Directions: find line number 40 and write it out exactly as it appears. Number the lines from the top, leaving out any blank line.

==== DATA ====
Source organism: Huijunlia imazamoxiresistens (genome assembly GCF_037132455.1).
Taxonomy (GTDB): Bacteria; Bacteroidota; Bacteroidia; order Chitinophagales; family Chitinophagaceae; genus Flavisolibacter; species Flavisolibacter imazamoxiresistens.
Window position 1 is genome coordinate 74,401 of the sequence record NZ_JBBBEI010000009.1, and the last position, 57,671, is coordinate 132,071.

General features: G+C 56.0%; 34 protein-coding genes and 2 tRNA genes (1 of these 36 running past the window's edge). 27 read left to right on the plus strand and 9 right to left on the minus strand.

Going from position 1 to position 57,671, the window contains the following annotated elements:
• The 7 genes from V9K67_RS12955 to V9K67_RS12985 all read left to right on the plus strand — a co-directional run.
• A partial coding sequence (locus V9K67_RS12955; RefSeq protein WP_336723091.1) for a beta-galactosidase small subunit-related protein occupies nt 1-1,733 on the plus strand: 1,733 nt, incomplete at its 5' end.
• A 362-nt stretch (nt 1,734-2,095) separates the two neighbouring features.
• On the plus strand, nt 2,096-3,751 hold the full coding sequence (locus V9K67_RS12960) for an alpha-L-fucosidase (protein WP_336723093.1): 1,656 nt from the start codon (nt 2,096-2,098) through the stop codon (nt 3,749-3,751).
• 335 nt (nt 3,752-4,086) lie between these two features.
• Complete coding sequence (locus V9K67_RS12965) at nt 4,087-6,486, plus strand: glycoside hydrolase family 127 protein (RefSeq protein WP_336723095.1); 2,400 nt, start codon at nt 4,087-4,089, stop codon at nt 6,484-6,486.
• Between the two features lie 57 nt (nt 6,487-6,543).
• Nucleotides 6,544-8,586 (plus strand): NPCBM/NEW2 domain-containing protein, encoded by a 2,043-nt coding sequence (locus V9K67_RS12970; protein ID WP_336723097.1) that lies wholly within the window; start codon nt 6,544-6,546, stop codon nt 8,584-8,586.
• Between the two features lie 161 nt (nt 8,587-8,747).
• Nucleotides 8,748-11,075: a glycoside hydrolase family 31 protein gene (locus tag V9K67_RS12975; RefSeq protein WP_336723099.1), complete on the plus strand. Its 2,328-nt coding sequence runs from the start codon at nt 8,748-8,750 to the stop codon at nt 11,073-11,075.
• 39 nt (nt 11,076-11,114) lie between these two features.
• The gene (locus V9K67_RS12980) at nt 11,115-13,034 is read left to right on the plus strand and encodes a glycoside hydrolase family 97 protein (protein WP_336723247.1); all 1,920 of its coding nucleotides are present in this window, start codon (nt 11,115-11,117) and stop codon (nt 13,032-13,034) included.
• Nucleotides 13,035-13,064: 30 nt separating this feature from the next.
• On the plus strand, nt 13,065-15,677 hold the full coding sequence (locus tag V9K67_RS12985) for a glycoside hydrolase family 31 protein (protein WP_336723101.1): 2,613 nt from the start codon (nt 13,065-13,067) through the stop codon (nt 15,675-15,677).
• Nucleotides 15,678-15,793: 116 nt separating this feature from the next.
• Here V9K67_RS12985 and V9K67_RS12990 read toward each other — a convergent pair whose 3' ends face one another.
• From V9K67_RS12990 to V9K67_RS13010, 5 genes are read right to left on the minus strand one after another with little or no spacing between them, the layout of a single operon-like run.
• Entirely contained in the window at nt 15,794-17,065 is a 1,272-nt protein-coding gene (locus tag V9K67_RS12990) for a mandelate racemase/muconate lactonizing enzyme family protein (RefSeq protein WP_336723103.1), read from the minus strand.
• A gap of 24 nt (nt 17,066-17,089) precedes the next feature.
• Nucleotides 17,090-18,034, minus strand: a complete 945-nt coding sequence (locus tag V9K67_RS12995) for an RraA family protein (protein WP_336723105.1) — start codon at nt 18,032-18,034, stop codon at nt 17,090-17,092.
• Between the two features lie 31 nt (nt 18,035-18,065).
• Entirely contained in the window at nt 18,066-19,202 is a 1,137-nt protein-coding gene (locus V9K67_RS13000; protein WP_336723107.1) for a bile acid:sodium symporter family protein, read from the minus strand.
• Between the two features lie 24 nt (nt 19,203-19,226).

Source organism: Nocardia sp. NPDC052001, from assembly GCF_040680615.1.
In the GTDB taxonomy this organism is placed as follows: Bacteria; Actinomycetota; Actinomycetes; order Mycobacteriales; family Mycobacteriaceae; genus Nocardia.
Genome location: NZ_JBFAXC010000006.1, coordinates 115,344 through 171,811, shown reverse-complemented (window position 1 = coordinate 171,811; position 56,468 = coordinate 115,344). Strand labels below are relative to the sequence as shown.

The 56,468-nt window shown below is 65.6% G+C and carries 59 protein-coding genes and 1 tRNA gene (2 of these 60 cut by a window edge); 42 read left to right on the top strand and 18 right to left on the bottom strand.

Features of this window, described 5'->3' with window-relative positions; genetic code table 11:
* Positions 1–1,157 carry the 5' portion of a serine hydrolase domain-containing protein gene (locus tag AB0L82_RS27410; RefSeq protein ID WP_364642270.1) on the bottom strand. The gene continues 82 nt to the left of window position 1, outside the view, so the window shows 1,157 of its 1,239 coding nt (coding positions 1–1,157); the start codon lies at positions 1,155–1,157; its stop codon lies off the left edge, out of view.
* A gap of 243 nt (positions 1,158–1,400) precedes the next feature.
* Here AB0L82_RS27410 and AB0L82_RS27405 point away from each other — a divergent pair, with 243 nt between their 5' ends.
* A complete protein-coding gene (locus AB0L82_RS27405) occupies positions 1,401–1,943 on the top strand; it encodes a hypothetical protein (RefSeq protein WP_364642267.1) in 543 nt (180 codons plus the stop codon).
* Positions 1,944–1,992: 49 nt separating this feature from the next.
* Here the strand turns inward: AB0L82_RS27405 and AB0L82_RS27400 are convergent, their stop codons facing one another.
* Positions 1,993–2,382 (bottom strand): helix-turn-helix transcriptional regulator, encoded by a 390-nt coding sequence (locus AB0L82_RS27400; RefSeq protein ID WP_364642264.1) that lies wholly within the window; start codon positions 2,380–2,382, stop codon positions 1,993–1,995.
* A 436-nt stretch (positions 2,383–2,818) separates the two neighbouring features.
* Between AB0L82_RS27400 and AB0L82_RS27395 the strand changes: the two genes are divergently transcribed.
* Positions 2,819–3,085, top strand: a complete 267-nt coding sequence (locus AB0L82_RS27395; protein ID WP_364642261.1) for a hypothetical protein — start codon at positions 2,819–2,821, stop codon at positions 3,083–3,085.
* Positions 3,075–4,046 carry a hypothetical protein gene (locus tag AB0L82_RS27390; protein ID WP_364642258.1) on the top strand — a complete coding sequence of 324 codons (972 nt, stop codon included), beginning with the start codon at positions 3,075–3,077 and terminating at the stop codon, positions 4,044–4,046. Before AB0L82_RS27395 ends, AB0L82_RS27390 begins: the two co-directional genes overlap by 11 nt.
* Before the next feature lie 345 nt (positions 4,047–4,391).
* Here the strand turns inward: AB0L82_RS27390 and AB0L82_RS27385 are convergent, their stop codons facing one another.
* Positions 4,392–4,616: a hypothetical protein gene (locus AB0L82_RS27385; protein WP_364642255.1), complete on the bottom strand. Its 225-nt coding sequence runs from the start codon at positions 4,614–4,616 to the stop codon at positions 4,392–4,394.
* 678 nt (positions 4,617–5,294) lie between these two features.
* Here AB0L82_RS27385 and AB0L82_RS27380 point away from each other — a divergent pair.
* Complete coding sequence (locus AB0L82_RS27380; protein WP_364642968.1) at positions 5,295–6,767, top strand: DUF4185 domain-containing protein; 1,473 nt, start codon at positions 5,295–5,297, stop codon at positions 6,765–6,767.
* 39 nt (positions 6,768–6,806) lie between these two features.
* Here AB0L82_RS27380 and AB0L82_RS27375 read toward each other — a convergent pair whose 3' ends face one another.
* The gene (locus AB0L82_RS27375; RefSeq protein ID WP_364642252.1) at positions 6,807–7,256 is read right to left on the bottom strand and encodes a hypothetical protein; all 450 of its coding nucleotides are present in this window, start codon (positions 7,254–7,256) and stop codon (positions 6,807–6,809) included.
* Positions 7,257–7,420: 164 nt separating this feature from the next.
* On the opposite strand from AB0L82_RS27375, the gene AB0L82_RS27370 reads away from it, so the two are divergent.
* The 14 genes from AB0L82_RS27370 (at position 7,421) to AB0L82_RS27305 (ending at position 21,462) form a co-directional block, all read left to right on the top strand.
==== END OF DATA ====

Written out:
* Positions 1,993–2,382 (bottom strand): helix-turn-helix transcriptional regulator, encoded by a 390-nt coding sequence (locus AB0L82_RS27400; RefSeq protein ID WP_364642264.1) that lies wholly within the window; start codon positions 2,380–2,382, stop codon positions 1,993–1,995.